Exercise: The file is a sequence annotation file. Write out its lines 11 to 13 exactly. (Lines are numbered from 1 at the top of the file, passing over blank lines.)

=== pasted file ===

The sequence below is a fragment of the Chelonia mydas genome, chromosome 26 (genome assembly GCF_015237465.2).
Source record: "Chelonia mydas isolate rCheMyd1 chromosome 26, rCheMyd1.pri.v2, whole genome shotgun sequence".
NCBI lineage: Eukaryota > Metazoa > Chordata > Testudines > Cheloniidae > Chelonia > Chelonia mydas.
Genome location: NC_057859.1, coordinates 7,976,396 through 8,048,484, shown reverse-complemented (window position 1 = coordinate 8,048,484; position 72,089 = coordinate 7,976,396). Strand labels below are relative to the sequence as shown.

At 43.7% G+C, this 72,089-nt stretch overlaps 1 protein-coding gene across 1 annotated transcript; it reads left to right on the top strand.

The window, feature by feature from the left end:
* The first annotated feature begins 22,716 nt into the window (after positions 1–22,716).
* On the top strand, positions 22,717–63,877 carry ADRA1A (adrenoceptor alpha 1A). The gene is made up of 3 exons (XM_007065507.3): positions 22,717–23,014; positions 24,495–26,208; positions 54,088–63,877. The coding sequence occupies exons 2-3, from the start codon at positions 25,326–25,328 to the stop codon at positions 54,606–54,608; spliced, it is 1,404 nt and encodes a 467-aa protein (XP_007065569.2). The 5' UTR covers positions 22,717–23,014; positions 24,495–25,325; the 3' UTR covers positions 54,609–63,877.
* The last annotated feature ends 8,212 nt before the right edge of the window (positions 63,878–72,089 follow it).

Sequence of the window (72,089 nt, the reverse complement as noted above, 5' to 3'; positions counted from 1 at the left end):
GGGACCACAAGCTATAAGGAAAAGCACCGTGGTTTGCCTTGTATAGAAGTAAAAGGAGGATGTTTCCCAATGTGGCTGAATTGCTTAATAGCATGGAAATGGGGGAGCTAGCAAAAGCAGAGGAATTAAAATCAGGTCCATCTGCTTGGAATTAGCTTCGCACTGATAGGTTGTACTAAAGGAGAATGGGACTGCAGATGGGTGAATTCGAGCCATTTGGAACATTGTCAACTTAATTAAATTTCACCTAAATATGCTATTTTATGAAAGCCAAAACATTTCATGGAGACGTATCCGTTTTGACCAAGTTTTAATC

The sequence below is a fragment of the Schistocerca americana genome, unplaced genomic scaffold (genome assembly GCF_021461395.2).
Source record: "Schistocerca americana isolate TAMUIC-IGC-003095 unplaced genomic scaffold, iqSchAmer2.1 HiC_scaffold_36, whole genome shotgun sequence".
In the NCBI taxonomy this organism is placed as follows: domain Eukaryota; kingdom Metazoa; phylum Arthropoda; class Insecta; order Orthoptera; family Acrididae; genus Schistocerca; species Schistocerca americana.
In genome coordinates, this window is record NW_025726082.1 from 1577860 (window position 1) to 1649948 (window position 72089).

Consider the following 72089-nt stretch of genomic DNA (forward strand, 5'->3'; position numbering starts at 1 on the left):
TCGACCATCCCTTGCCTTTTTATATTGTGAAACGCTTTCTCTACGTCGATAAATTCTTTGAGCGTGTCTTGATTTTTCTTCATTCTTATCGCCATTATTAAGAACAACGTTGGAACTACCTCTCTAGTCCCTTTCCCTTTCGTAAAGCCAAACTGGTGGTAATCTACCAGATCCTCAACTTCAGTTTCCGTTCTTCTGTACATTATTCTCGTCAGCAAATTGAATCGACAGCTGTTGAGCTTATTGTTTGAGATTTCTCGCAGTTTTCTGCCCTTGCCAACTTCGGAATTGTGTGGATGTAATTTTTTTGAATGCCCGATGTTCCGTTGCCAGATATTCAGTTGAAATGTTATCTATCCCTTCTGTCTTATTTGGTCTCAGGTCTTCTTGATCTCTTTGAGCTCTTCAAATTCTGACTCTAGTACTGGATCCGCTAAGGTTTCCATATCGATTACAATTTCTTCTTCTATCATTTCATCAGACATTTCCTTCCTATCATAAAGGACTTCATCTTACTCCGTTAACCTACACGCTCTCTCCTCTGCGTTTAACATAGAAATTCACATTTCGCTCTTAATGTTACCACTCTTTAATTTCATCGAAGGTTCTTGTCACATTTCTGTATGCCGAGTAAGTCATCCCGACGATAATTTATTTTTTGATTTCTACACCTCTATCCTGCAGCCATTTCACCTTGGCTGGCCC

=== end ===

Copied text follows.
GGGACCACAAGCTATAAGGAAAAGCACCGTGGTTTGCCTTGTATAGAAGTAAAAGGAGGATGTTTCCCAATGTGGCTGAATTGCTTAATAGCATGGAAATGGGGGAGCTAGCAAAAGCAGAGGAATTAAAATCAGGTCCATCTGCTTGGAATTAGCTTCGCACTGATAGGTTGTACTAAAGGAGAATGGGACTGCAGATGGGTGAATTCGAGCCATTTGGAACATTGTCAACTTAATTAAATTTCACCTAAATATGCTATTTTATGAAAGCCAAAACATTTCATGGAGACGTATCCGTTTTGACCAAGTTTTAATC

The sequence below is a fragment of the Schistocerca americana genome, unplaced genomic scaffold (genome assembly GCF_021461395.2).
Source record: "Schistocerca americana isolate TAMUIC-IGC-003095 unplaced genomic scaffold, iqSchAmer2.1 HiC_scaffold_36, whole genome shotgun sequence".